If investing in cryptocurrency, it can also be useful to use tools like CoinMarketCap to track prices for crypto assets, as well as track market capitalisation, also known as market cap. Market capitalisation is the total value of all the coins that have been mined within the cryptocurrency.
Types of cryptocurrency
Bitcoin, also known as BTC, was the first cryptocurrency and it remains the one people are most familiar with. It pioneered the industry and blockchain technology, and remains the largest name in the crypto market. Launched in 2009, its inventor – or inventors – remains a mystery, although it’s been connected to the name Satoshi Nakamoto, a presumed pseudonym.
Following the release of Bitcoin, a number of different cryptocurrencies joined the market. These are known as altcoins – any crypto that isn’t Bitcoin – and include:
- Ether, or ETH, which also developed its own blockchain, called Ethereum. Ethereum is home to the majority of non-fungible tokens (NFTs) on the market, has the largest crypto ecosystem, and has developed hugely popular decentralised finance (DeFi) protocols for financial products and services.
- ADA, the internal cryptocurrency of the Cardano blockchain.
- Dogecoin, or DOGE, which is considered the world’s first meme coin due to its connection to the doge/shiba inu dog meme. It even inspired an Ethereum-based crypto alternative, Shiba Inu (or SHIB).
- XRP, which was launched by Ripple Labs, Inc., the organisation that developed the Ripple payment protocol.
- Binance Coin (BNB), which is the cryptocurrency issued by Binance Exchange, the largest cryptocurrency exchange in the world.
- Tether, or USDT, a cryptocurrency hosted by a number of blockchains, including Ethereum and Bitcoin’s blockchain.
- Litecoin, one of the first altcoins available on the cryptocurrency market.
- SOL, which uses the Solana blockchain.
- DOT, which uses the Polkadot blockchain.
- Monero, which uses a privacy enhancing, open source protocol to obfuscate transactions and ensure anonymity.
- Bitcoin Cash, or BCH, which is a fork of Bitcoin. Another Bitcoin fork is Bitcoin Gold.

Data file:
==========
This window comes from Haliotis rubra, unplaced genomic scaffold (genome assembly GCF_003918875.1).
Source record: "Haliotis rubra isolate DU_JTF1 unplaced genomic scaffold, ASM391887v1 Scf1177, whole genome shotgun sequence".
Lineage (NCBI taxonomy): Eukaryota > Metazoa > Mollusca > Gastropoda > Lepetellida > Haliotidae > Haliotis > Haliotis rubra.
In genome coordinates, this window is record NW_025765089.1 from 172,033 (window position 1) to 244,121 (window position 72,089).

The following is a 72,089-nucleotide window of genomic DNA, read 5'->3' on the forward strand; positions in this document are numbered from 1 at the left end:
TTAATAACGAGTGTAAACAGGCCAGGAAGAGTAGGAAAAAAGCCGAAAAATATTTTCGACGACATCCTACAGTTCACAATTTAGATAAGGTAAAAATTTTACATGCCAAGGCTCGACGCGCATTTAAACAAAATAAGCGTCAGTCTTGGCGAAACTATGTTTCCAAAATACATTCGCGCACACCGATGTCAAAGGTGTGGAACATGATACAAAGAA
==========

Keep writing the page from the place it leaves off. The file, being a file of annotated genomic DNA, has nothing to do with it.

Challenges in crypto
Cryptocurrency and the blockchain technology it relies upon are both incredible feats of technology, but they are not without their detractors.
- Price volatility. Crypto prices are unpredictable and can fluctuate wildly.
- High energy consumption. Mining activities use huge amounts of electricity, generating a carbon footprint that may be unsustainable.
- Criminal misuse. Because it is unregulated by traditional methods, there are instances of crypto being used for illegal transactions or fraud. One example is fraudulent initial coin offerings. An initial coin offering (ICO) is similar to an initial public offering (IPO) and is typically used as a way to raise funds for a new cryptocurrency venture. However, because of the unregulated nature of ICOs, many investors have been conned into contributing huge amounts of money to fake cryptocurrencies.
Tackling these challenges can make cryptocurrency more palatable and sustainable – on several levels – and it’s worth noting that there are already solutions in progress. One of these solutions is the introduction of stablecoins, which are cryptocurrencies that are bound to more conventional assets, such as fiat currencies, to help stabilise prices. For example, USD Coin is a stablecoin that is pegged to the United States dollar.
Uncover new applications for blockchain and crypto
Cryptocurrency is a significant user of blockchains, but it’s just one of many potential uses for the evolving blockchain technology. For example, smart contracts run on blockchain, and can securely and reliably automate and decentralise any agreement or transaction – not just financial ones. They can be used for health records and even voting systems.
There is huge scope for development within these growing technologies, and the 100% online MSc Computer Science at North Wales Management School can help you forge your path. This flexible master’s degree has a real-world focus, and is taught part-time so you can study around your current commitments and earn while you learn.